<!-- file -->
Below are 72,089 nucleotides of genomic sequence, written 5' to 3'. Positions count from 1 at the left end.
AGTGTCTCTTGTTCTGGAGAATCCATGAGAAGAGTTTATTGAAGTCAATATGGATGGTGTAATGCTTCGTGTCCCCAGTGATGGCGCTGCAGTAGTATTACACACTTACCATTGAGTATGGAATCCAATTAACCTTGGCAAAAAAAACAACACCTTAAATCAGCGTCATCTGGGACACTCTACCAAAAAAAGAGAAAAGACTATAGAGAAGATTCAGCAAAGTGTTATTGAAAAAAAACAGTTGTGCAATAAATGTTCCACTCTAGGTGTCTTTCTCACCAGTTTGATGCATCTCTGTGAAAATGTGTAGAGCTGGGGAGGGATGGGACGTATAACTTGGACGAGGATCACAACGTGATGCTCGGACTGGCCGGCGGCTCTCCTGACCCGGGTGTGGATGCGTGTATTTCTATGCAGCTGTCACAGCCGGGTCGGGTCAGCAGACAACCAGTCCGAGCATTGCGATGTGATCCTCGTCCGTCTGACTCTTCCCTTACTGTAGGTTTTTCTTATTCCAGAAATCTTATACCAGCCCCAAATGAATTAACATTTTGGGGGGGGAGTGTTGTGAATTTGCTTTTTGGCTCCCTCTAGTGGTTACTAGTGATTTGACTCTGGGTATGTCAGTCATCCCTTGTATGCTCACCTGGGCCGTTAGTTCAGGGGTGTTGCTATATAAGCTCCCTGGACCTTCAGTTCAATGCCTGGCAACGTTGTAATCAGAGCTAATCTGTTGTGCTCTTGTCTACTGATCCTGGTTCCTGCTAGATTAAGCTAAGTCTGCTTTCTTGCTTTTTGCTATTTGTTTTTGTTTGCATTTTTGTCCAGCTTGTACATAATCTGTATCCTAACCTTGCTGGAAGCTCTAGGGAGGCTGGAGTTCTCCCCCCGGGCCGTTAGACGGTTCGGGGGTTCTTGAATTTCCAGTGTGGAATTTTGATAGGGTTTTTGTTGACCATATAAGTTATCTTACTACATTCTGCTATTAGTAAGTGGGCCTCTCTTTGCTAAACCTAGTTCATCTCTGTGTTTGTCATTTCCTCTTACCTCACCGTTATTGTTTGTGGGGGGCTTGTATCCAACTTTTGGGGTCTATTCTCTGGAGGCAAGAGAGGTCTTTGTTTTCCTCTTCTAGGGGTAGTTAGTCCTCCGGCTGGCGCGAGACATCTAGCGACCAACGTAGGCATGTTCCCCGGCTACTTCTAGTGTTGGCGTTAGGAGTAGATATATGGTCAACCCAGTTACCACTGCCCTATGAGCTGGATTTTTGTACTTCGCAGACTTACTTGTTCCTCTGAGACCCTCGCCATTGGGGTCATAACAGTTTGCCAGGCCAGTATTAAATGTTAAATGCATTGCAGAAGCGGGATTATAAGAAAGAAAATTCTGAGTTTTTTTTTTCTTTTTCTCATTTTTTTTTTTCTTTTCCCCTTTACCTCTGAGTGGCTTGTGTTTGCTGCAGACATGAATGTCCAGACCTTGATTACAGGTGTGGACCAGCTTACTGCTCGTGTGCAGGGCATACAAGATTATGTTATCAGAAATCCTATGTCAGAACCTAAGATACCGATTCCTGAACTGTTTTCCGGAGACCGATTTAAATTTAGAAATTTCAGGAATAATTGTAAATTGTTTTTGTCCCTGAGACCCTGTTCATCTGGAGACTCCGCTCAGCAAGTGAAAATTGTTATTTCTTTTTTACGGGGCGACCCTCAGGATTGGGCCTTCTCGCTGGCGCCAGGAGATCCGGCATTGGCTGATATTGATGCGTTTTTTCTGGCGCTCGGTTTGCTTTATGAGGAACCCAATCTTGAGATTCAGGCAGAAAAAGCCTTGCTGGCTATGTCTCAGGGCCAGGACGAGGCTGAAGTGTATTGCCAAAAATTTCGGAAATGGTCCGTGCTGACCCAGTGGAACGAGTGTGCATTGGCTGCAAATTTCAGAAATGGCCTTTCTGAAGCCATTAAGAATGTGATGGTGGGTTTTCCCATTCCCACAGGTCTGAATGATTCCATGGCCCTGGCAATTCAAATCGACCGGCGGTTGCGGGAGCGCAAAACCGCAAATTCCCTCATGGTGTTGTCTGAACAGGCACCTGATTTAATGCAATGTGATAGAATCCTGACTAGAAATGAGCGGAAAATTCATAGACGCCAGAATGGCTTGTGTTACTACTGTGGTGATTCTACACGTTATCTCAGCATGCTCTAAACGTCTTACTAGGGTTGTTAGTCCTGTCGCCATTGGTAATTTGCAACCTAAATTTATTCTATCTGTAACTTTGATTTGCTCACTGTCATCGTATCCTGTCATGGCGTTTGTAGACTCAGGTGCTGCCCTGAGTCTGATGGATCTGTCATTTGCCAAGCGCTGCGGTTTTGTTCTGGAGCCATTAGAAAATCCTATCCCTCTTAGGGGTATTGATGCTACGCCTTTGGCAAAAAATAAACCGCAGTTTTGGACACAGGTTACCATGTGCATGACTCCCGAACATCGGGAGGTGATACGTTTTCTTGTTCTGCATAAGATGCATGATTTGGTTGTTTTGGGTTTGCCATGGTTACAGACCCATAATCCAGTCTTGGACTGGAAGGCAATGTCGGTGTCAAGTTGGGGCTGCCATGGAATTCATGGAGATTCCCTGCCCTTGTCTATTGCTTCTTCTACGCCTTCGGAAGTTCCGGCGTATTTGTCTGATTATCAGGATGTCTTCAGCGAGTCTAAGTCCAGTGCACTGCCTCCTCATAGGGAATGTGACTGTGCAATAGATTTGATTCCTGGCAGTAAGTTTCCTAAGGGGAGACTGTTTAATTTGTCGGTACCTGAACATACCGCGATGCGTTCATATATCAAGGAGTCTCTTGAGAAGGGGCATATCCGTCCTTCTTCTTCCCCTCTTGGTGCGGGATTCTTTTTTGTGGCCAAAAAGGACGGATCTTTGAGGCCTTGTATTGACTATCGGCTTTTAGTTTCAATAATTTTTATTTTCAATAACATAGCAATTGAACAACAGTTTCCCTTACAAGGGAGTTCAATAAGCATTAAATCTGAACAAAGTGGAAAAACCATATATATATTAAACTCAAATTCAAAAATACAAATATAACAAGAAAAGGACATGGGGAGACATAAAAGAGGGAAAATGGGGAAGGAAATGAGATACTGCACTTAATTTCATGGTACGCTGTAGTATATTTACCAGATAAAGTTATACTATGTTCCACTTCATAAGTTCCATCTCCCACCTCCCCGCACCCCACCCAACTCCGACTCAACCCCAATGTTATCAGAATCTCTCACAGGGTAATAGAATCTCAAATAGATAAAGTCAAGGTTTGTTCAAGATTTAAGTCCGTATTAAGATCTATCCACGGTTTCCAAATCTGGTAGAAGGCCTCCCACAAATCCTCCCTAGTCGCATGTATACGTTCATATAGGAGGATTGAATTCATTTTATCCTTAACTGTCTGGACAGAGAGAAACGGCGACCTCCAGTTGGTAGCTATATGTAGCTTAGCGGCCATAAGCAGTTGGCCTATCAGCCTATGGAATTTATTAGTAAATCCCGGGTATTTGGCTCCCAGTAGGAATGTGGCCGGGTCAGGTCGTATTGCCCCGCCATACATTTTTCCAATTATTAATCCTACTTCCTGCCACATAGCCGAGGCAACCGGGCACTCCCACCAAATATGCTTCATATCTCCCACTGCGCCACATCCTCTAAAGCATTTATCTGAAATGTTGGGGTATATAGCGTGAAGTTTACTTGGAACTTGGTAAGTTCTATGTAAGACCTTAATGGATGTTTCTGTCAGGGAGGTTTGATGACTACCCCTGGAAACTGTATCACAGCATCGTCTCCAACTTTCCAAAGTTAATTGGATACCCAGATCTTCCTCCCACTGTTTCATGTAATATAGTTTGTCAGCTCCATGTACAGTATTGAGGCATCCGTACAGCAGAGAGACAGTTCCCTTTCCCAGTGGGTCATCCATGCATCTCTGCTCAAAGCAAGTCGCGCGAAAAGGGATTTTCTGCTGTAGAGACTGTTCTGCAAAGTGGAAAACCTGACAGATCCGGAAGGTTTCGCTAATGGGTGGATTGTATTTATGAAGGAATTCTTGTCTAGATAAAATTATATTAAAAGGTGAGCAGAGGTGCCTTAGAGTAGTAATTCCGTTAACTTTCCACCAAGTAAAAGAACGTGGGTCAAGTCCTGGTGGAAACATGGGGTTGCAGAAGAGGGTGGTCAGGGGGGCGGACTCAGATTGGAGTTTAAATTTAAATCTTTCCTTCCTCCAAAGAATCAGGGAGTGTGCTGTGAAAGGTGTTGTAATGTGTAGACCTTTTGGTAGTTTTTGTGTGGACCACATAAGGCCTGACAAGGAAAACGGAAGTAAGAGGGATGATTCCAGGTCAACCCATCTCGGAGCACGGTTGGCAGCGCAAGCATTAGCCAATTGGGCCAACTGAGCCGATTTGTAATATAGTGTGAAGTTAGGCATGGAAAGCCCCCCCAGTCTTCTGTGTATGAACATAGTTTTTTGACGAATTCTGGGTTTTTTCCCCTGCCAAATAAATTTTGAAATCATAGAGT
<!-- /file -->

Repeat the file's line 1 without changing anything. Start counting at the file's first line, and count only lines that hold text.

Below are 72,089 nucleotides of genomic sequence, written 5' to 3'. Positions count from 1 at the left end.